Home > Life > Awkward can be good.

Awkward can be good.

I am an anxious person. I have never received any kind of diagnosis, but I do go through periods where I get frequent panic attacks. When I first had them seven years ago, I was prescribed Ativan, but I haven’t had any  meds to help with my anxiety since then.  While I’ve had no meds, I have been to therapy. About a year and a half ago, I was experiencing panic attacks three to four times per week. When I finally addressed this with my then-therapist, he focused on breathing and cognitive techniques to help me manage my anxiety and prevent my attacks from escalating. These techniques seemed way too cheesy and hippie for me. Basically, when I could feel my heart racing and I started choking and gagging, I had to practice deep breathing and say to myself, “I feel anxious. This is the way that I feel. My feelings are OK.”

I thought that was dumb. I come from stoic people and acknowledgment of feelings seems awkward and embarrassing. However, I did not want to choke and gag and feel like I was dying three to four times per week. So I tried the deep breathing and affirmations my therapist recommended. I practiced them daily. They worked.

Last night during jiu jitsu, I could feel an attack coming on. I had an overwhelming sense of dread that I could not pinpoint and my heart was out of control. My throat felt like it was closing up. I didn’t want to leave class, as I have in the past since that makes me feel more anxious and also humiliated. At the same time, I did not want to have a complete melt down on the mat. So I took a moment to sit out, breath, and tell myself that I was OK. My heart slowed. I could breath again. I rolled the last set of class.

These mental exercises I practice to manage my anxiety continue to feel awkward and uncomfortable. But they’re good for me. When I think about the conditioning I do for judo and jiu jitsu, a lot of the best exercises are awkward, uncomfortable, and probably look ridiculous to the casual observer. Mountain climbers? Burpees? Squats? They look silly. But they’re great for you.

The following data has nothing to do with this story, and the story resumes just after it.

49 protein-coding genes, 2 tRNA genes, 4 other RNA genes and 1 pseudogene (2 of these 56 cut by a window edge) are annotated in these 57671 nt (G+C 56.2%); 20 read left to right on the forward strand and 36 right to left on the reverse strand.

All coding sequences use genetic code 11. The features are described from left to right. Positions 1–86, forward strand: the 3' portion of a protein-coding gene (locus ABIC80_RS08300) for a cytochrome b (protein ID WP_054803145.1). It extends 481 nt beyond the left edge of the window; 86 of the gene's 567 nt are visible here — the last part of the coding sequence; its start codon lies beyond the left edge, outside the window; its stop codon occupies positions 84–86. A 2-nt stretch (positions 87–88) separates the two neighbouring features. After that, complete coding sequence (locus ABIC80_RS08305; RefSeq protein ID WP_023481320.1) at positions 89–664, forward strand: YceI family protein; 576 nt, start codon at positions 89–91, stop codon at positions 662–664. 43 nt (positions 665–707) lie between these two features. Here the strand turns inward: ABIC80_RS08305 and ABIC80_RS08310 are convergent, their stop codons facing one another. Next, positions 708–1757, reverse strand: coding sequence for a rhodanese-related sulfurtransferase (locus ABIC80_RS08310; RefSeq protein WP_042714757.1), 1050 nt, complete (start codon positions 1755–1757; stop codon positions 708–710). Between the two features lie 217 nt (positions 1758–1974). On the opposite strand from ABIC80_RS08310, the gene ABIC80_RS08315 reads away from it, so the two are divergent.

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  1. September 11, 2013 at 15:39

    I just wrote a long post and I think WP ate it. Grrrr. I’ll have to re-write later. The gist — I get this. I used to be anti cheesy, new age, hippie anything. An injury forced me to do yoga, and reluctantly, I committed. Best thing ever. Anxiety is no joke. Hope it gets better.

    • September 11, 2013 at 18:35

      That’s so weird for me to hear because I didn’t start yoga and appreciate it until I got injured and needed a restorative physical activity to do. It really helped me slow down and appreciate hippie-like practices.

      I read your own recent posts about anxiety…another coincidence since I also started running again. And like you, moderation is not my strong point. I already train for judo and jiu jitsu and do strength training 4-6 days a week. But I signed up for a Tough Mudder so I started running again on top of everything else. When i plan my week, I start scheduling in five runs, but I realize I should stick to three so I don’t become all crazy about it.

      Physical activity can be so therapeutic, but I know for me, and it sounds like for you, it can turn something anxiety-producing and self-destructive. The judo and jiu jitsu culture is especially hard for me since it’s all “no days off!” “rest days don’t make champions!” and other things in that vein. I constantly fighting to find the balance between pushing myself and taking care of myself.

      I always love your writing. I feel a kindred spirit in you and it feels good knowing you’re out there.

  1. February 3, 2014 at 20:05

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